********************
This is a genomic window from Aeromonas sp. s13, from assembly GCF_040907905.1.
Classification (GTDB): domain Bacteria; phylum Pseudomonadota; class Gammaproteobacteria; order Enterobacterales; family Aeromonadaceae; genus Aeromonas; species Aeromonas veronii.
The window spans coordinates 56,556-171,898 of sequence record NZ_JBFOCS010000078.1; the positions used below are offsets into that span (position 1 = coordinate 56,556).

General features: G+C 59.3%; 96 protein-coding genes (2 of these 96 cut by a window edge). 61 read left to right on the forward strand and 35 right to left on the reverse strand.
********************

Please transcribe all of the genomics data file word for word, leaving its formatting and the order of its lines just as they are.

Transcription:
This is a genomic window from Aeromonas sp. s13, from assembly GCF_040907905.1.
Classification (GTDB): domain Bacteria; phylum Pseudomonadota; class Gammaproteobacteria; order Enterobacterales; family Aeromonadaceae; genus Aeromonas; species Aeromonas veronii.
The window spans coordinates 56,556-171,898 of sequence record NZ_JBFOCS010000078.1; the positions used below are offsets into that span (position 1 = coordinate 56,556).

General features: G+C 59.3%; 96 protein-coding genes (2 of these 96 cut by a window edge). 61 read left to right on the forward strand and 35 right to left on the reverse strand.